March 29, 2010 2 min to read
Friendship and Relational Evangelism
Category : Blogs (Faith), Life-Ecstatic (Faith)
(Black Coffee. See www.mio.co.za).
A while back I read a book called Kiss and Tell by Pete Gilbert.
The book is about evangelism and looks at how friendship evangelism (or relational evangelism or lifestyle evangelism) trumps other kinds of evangelism in terms of overall effectiveness.
The basic idea is that we ought to evangelise through friendships with people, rather than do ‘cold-turkey’ evangelism such as door-to-door evangelism, big events, or even things such as TV.
Not that those don’t have merit, it’s just that they’re not as effective overall.
Where this really makes sense is in the statistics. As can be seen in a PDF which summarises the statistics in the book, in a US survey of 15,000 people, 80 percent of people said they came to faith in Christ through a friendship. Only one percent said they came to faith in Christ as a result of a “crusade” (who actually likes that word?); one percent due to a visitation; one percent because of a ‘crisis’; three percent because of a cold church contact; three percent because of a church event; five percent because of Sunday School and six percent because of contact with church leaders.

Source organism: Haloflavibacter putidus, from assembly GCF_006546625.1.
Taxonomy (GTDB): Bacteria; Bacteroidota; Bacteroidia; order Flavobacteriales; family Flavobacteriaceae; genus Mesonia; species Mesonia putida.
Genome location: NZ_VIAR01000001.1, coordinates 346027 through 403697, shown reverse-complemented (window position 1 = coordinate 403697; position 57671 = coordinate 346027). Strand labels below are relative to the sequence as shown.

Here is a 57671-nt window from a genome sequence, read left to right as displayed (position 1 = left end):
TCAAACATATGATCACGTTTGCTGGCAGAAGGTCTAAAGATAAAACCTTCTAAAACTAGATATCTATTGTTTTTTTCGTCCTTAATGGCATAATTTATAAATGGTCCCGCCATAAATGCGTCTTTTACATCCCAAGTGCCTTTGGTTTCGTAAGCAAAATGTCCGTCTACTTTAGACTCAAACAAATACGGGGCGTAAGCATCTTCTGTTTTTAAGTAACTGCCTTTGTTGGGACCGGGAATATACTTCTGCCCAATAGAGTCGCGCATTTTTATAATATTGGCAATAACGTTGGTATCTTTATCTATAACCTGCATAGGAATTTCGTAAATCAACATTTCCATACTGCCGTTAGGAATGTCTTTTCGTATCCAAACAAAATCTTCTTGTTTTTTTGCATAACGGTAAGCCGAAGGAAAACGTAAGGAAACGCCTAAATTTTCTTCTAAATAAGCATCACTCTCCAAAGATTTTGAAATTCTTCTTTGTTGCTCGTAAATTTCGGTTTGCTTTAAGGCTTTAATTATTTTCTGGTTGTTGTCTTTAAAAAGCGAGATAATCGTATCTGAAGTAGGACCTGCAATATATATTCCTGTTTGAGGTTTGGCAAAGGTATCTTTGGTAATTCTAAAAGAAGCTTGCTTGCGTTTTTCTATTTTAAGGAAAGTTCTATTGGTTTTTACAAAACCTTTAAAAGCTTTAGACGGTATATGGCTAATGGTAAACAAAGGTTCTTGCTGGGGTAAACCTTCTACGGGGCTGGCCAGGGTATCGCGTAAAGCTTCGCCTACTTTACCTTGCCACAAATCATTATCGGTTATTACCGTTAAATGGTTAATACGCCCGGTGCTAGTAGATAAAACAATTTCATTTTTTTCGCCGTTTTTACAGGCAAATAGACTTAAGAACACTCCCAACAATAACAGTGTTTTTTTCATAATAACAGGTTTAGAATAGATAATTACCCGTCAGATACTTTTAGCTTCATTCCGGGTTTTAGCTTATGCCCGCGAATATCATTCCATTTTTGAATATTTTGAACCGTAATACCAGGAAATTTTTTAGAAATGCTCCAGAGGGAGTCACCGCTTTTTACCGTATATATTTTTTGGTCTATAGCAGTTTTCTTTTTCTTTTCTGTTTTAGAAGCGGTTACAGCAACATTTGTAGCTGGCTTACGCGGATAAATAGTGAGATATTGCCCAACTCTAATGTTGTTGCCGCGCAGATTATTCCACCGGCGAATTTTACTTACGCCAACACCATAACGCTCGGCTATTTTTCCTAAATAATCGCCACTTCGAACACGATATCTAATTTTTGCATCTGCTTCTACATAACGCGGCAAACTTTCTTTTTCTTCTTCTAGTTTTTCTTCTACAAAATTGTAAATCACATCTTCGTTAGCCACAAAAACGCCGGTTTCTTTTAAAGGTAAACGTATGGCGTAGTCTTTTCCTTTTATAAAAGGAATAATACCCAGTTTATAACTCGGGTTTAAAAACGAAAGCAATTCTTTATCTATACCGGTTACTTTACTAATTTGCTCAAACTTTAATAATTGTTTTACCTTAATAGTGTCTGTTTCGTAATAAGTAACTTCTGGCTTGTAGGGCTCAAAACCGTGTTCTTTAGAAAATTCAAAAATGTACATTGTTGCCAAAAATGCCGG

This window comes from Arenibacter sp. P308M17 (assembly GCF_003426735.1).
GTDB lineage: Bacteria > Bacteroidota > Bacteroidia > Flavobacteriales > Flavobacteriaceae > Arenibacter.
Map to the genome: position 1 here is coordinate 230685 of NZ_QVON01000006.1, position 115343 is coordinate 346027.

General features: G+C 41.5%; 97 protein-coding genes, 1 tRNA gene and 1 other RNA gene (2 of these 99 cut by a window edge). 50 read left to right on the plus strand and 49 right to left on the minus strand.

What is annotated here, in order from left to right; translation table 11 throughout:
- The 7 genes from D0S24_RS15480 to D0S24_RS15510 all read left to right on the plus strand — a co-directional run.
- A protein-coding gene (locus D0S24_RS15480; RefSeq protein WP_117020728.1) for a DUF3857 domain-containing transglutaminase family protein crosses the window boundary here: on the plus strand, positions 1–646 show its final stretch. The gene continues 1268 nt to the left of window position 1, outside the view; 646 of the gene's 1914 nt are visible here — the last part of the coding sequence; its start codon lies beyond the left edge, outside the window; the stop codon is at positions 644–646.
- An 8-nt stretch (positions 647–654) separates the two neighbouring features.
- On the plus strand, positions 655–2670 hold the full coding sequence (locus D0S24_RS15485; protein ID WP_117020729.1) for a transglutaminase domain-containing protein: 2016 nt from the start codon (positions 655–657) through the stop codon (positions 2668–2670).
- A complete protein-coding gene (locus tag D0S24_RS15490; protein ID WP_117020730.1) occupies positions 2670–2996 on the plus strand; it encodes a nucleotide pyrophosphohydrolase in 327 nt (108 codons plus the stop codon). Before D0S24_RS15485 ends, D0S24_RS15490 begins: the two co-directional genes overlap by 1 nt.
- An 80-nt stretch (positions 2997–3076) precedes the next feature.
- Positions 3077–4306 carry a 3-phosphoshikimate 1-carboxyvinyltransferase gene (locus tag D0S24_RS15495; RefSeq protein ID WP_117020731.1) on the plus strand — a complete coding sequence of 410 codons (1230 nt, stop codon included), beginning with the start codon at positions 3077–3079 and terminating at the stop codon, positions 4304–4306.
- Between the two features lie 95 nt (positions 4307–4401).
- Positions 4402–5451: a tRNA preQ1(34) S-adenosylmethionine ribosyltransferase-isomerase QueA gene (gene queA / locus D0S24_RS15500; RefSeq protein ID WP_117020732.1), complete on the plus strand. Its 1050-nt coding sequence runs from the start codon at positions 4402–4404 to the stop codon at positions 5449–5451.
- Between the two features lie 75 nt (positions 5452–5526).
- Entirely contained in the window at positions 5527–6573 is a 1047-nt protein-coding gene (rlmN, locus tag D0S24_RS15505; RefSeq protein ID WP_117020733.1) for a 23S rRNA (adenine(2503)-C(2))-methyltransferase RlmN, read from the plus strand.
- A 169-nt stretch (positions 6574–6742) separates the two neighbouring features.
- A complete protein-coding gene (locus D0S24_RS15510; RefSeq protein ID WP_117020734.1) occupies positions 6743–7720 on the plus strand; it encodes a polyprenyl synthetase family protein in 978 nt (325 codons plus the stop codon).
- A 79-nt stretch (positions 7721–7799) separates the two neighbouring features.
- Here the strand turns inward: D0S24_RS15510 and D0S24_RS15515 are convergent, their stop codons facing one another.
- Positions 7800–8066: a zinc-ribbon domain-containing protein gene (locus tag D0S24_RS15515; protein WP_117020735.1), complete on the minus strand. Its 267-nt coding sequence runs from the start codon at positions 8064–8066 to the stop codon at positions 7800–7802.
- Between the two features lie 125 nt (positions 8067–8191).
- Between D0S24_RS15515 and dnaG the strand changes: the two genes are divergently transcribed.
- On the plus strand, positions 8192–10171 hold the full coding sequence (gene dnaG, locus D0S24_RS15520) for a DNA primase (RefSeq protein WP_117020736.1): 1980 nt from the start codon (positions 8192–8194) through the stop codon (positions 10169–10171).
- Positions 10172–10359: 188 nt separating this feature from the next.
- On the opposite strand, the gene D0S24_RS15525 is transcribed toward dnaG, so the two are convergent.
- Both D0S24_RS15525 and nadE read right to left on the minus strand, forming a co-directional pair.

When you check out the factors leading to conversion you’re greeted by some more shocking numbers. Out of 500 UK Christians, zero percent (probably rounded off, but still) said they were influenced by Christian radio/TV. Zero percent! Yet so much money is pumped into TV evangelism, isn’t it?
Also, you’ll see that 69 percent say their “conversion” was a ‘gradual’ coming to Christ and 31 percent immediate (like a Damascus road experience). Conventional evangelical Christianity likes the Damascus road experience, yet more Christians appear to be saying their ‘conversion’ was gradual — step by step. Clearly, when a seed is planted there are things happening under ground we don’t see, and we don’t give this enough credit at all.
Evangelism is best done through friendship, then, but it must be intentional. We can’t be everyone’s friend but never share the faith and hope we have. I’ve found that being myself has the most effectiveness. In other words, what do I talk around my Christian friends? Why can’t I talk about those things to my non-Christian friends? It’s who I am, after all.
Furthermore, true friendship is what is needed here. We cannot claim to be someone’s true friend unless we share with them what gives us life and joy. At the same time, our intention is to be their friend, not to get some sort of badge for getting another one saved. Discipleship is a relational, friendship dynamic.
So what does the Bible say? In most examples, it appears that Jesus made evangelism some sort of discipleship process.
Look at the story of Zaccheus in Luke 19. Jesus accepted Zaccheus as a friend first (vs 5), and then later salvation came to his house (vs 9). It’s a touching story.